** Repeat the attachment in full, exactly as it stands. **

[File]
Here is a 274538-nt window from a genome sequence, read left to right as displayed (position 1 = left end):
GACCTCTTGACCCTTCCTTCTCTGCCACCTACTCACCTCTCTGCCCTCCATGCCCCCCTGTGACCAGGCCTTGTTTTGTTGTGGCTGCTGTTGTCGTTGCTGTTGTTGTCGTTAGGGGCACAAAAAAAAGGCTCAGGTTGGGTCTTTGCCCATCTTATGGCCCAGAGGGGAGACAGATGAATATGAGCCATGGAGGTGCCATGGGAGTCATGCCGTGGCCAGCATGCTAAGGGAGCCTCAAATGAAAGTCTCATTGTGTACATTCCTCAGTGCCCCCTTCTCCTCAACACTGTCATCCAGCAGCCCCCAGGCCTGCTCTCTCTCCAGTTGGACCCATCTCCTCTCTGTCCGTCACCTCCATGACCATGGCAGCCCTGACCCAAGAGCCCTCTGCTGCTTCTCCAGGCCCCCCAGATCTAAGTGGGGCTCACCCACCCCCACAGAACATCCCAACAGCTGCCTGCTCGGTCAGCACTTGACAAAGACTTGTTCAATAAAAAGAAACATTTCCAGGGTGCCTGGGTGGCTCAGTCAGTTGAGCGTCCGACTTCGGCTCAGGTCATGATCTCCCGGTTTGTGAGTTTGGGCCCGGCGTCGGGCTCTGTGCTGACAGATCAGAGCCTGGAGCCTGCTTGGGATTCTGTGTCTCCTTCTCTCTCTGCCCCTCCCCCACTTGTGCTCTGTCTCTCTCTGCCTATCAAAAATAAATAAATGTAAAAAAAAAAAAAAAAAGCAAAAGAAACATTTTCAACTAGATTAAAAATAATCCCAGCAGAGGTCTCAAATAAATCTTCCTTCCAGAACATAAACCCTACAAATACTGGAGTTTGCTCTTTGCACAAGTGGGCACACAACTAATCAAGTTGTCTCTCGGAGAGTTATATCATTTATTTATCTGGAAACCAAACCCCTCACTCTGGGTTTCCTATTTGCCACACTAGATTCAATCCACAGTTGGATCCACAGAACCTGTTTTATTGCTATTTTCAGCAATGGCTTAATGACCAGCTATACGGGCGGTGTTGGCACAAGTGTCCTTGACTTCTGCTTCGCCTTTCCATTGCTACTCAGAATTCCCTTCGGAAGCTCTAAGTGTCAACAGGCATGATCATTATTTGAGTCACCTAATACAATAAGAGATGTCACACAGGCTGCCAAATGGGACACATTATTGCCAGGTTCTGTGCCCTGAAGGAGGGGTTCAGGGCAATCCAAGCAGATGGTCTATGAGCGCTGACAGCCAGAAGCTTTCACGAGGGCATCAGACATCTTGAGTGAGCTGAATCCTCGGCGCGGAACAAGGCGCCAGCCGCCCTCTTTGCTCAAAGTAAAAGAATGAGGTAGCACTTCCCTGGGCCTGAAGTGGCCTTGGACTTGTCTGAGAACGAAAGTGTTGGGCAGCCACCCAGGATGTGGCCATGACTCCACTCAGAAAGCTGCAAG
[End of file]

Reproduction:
Here is a 274538-nt window from a genome sequence, read left to right as displayed (position 1 = left end):
GACCTCTTGACCCTTCCTTCTCTGCCACCTACTCACCTCTCTGCCCTCCATGCCCCCCTGTGACCAGGCCTTGTTTTGTTGTGGCTGCTGTTGTCGTTGCTGTTGTTGTCGTTAGGGGCACAAAAAAAAGGCTCAGGTTGGGTCTTTGCCCATCTTATGGCCCAGAGGGGAGACAGATGAATATGAGCCATGGAGGTGCCATGGGAGTCATGCCGTGGCCAGCATGCTAAGGGAGCCTCAAATGAAAGTCTCATTGTGTACATTCCTCAGTGCCCCCTTCTCCTCAACACTGTCATCCAGCAGCCCCCAGGCCTGCTCTCTCTCCAGTTGGACCCATCTCCTCTCTGTCCGTCACCTCCATGACCATGGCAGCCCTGACCCAAGAGCCCTCTGCTGCTTCTCCAGGCCCCCCAGATCTAAGTGGGGCTCACCCACCCCCACAGAACATCCCAACAGCTGCCTGCTCGGTCAGCACTTGACAAAGACTTGTTCAATAAAAAGAAACATTTCCAGGGTGCCTGGGTGGCTCAGTCAGTTGAGCGTCCGACTTCGGCTCAGGTCATGATCTCCCGGTTTGTGAGTTTGGGCCCGGCGTCGGGCTCTGTGCTGACAGATCAGAGCCTGGAGCCTGCTTGGGATTCTGTGTCTCCTTCTCTCTCTGCCCCTCCCCCACTTGTGCTCTGTCTCTCTCTGCCTATCAAAAATAAATAAATGTAAAAAAAAAAAAAAAAAGCAAAAGAAACATTTTCAACTAGATTAAAAATAATCCCAGCAGAGGTCTCAAATAAATCTTCCTTCCAGAACATAAACCCTACAAATACTGGAGTTTGCTCTTTGCACAAGTGGGCACACAACTAATCAAGTTGTCTCTCGGAGAGTTATATCATTTATTTATCTGGAAACCAAACCCCTCACTCTGGGTTTCCTATTTGCCACACTAGATTCAATCCACAGTTGGATCCACAGAACCTGTTTTATTGCTATTTTCAGCAATGGCTTAATGACCAGCTATACGGGCGGTGTTGGCACAAGTGTCCTTGACTTCTGCTTCGCCTTTCCATTGCTACTCAGAATTCCCTTCGGAAGCTCTAAGTGTCAACAGGCATGATCATTATTTGAGTCACCTAATACAATAAGAGATGTCACACAGGCTGCCAAATGGGACACATTATTGCCAGGTTCTGTGCCCTGAAGGAGGGGTTCAGGGCAATCCAAGCAGATGGTCTATGAGCGCTGACAGCCAGAAGCTTTCACGAGGGCATCAGACATCTTGAGTGAGCTGAATCCTCGGCGCGGAACAAGGCGCCAGCCGCCCTCTTTGCTCAAAGTAAAAGAATGAGGTAGCACTTCCCTGGGCCTGAAGTGGCCTTGGACTTGTCTGAGAACGAAAGTGTTGGGCAGCCACCCAGGATGTGGCCATGACTCCACTCAGAAAGCTGCAAG